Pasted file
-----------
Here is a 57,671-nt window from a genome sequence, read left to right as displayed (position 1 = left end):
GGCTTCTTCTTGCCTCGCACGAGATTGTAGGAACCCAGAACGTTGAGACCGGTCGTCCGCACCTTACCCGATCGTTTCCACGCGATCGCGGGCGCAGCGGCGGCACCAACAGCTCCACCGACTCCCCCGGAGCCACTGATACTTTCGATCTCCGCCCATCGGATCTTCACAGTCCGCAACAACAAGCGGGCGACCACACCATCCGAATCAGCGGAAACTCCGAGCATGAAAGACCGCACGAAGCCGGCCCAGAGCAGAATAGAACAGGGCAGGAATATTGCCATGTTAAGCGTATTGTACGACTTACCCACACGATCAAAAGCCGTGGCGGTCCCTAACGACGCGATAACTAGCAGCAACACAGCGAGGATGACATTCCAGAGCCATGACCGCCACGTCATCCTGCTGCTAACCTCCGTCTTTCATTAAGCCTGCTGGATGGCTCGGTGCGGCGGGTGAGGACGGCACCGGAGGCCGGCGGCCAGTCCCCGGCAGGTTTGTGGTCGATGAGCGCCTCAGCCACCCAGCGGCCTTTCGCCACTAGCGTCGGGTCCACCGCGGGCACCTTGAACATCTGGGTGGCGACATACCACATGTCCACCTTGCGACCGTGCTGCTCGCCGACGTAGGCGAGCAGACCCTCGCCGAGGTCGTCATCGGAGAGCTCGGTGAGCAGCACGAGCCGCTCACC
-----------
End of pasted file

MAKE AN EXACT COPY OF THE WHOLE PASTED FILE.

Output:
Here is a 57,671-nt window from a genome sequence, read left to right as displayed (position 1 = left end):
GGCTTCTTCTTGCCTCGCACGAGATTGTAGGAACCCAGAACGTTGAGACCGGTCGTCCGCACCTTACCCGATCGTTTCCACGCGATCGCGGGCGCAGCGGCGGCACCAACAGCTCCACCGACTCCCCCGGAGCCACTGATACTTTCGATCTCCGCCCATCGGATCTTCACAGTCCGCAACAACAAGCGGGCGACCACACCATCCGAATCAGCGGAAACTCCGAGCATGAAAGACCGCACGAAGCCGGCCCAGAGCAGAATAGAACAGGGCAGGAATATTGCCATGTTAAGCGTATTGTACGACTTACCCACACGATCAAAAGCCGTGGCGGTCCCTAACGACGCGATAACTAGCAGCAACACAGCGAGGATGACATTCCAGAGCCATGACCGCCACGTCATCCTGCTGCTAACCTCCGTCTTTCATTAAGCCTGCTGGATGGCTCGGTGCGGCGGGTGAGGACGGCACCGGAGGCCGGCGGCCAGTCCCCGGCAGGTTTGTGGTCGATGAGCGCCTCAGCCACCCAGCGGCCTTTCGCCACTAGCGTCGGGTCCACCGCGGGCACCTTGAACATCTGGGTGGCGACATACCACATGTCCACCTTGCGACCGTGCTGCTCGCCGACGTAGGCGAGCAGACCCTCGCCGAGGTCGTCATCGGAGAGCTCGGTGAGCAGCACGAGCCGCTCACC